June 8, 2020
June 8, 2020
In the last three months, we have all heard the question “when will we get back to normal”? But in those same three months, we have been reminded – over and over again – that “normal” is not good enough, especially for so many people of color in our country. Last week, with the outrageous murder of George Floyd by a white policeman, we were witness again to the risk that black men and women face every day. The murder of George Floyd followed closely behind the brutal shooting death of a black jogger, Ahmaud Arbery, in Atlanta by a former white police officer; Christian Cooper a black man birdwatching in Central Park who was reported to the police for reminding a white woman to leash her dog; and Breonna Taylor, a young black EMT in Louisville Kentucky shot to death by police as she slept in her home. These are just the most recent of so many acts of violence against people of color in our country.
In addition, the impact of COVID illustrates again the many ways that structural racism results in worse health outcomes for people of color. The demographics of COVID+ patients in hospitals and the death rates from COVID are disproportionately made up of people of color. It’s a tragic reminder of how income, job type, reliance on public transportation, poor housing, food insecurity, and underlying health conditions (often resulting from social determinants of health) bring higher rates of sickness and death among people of color.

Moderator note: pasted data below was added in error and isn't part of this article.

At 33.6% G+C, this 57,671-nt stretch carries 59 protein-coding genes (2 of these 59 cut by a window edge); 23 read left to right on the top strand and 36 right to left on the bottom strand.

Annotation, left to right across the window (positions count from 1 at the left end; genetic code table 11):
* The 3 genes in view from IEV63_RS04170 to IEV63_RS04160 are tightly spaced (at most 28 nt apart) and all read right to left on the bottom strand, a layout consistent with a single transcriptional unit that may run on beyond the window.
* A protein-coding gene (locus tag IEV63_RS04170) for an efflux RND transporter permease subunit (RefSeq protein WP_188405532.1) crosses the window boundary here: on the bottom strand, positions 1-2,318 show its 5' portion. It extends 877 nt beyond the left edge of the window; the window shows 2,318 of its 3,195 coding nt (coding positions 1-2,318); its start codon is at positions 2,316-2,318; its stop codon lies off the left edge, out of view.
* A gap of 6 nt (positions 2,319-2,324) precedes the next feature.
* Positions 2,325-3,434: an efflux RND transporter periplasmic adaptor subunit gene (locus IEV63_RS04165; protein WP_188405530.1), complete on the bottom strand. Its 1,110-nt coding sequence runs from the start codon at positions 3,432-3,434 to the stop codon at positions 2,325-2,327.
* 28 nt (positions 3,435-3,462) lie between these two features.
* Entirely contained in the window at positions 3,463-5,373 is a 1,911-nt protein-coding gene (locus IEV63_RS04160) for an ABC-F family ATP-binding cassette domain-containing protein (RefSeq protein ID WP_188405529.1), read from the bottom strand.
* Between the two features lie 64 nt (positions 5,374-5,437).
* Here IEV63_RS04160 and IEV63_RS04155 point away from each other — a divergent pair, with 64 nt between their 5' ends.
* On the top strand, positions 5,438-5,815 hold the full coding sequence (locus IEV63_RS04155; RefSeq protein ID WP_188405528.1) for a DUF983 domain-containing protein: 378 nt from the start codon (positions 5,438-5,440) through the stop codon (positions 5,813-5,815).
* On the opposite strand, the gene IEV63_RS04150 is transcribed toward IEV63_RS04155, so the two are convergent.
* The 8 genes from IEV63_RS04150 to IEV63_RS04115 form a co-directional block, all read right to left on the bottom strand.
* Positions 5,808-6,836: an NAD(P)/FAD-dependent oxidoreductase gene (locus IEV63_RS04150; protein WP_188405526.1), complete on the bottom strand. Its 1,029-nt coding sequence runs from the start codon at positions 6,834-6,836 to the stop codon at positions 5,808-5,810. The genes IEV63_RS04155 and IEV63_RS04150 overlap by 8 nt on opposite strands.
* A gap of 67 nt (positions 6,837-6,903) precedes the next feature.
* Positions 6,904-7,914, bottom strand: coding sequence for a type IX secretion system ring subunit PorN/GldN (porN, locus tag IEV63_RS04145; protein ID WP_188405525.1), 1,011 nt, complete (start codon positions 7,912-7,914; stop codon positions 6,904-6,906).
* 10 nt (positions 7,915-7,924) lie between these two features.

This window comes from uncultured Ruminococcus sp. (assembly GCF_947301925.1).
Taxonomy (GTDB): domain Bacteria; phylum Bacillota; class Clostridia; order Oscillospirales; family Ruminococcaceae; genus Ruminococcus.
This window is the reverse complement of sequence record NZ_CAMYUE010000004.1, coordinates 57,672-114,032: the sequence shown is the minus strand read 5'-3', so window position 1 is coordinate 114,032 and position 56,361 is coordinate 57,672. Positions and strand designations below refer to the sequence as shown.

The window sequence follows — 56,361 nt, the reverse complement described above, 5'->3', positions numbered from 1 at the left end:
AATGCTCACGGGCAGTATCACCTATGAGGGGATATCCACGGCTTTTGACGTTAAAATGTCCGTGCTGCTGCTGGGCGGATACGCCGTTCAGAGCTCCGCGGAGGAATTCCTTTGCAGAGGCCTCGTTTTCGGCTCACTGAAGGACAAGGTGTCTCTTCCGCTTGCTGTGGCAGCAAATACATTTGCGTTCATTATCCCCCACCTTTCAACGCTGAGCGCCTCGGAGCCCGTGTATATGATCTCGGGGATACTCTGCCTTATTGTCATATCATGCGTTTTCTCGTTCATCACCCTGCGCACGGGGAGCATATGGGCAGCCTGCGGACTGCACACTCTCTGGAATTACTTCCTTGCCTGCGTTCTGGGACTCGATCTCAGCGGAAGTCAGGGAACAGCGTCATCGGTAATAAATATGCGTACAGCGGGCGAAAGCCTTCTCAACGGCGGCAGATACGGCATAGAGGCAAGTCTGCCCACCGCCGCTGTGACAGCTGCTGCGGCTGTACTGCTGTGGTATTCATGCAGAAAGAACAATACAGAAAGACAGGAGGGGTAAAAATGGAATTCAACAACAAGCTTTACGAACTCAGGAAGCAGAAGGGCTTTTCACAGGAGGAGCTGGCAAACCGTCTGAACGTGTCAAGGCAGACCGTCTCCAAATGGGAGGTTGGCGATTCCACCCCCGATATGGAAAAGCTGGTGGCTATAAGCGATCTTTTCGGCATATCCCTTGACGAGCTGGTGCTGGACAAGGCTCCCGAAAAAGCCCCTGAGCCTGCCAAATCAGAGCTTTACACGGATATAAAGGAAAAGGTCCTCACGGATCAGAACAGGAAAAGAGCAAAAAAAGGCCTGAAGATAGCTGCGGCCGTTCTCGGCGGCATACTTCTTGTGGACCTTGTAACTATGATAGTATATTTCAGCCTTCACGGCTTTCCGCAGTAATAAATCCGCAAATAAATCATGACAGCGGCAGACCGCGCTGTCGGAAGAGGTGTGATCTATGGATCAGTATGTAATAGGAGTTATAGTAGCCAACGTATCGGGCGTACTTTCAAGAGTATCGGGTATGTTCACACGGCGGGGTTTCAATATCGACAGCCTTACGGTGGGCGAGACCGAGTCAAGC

Some wonder if they can really make a difference. I would say we have no choice but to try. I know that not talking about the incredible injustice that the death of George Floyd reflects is not the path to positive change. But talking about it and expressing outrage is also not enough. We have to refuse to tolerate the blatant and as important — subtle — forms of racism in the nation and, yes, even here in our “bubble” of the Pioneer Valley. We need to further our work at Cooley Dickinson, both as the major provider of health care in our community and as an employer.
I pledge to all of you our commitment to take seriously our responsibility to work to be a better health care provider, employer, and leader in our community to not return to “normal” when it comes to social justice and racism. We must be better.
President & CEO
Cooley Dickinson Health Care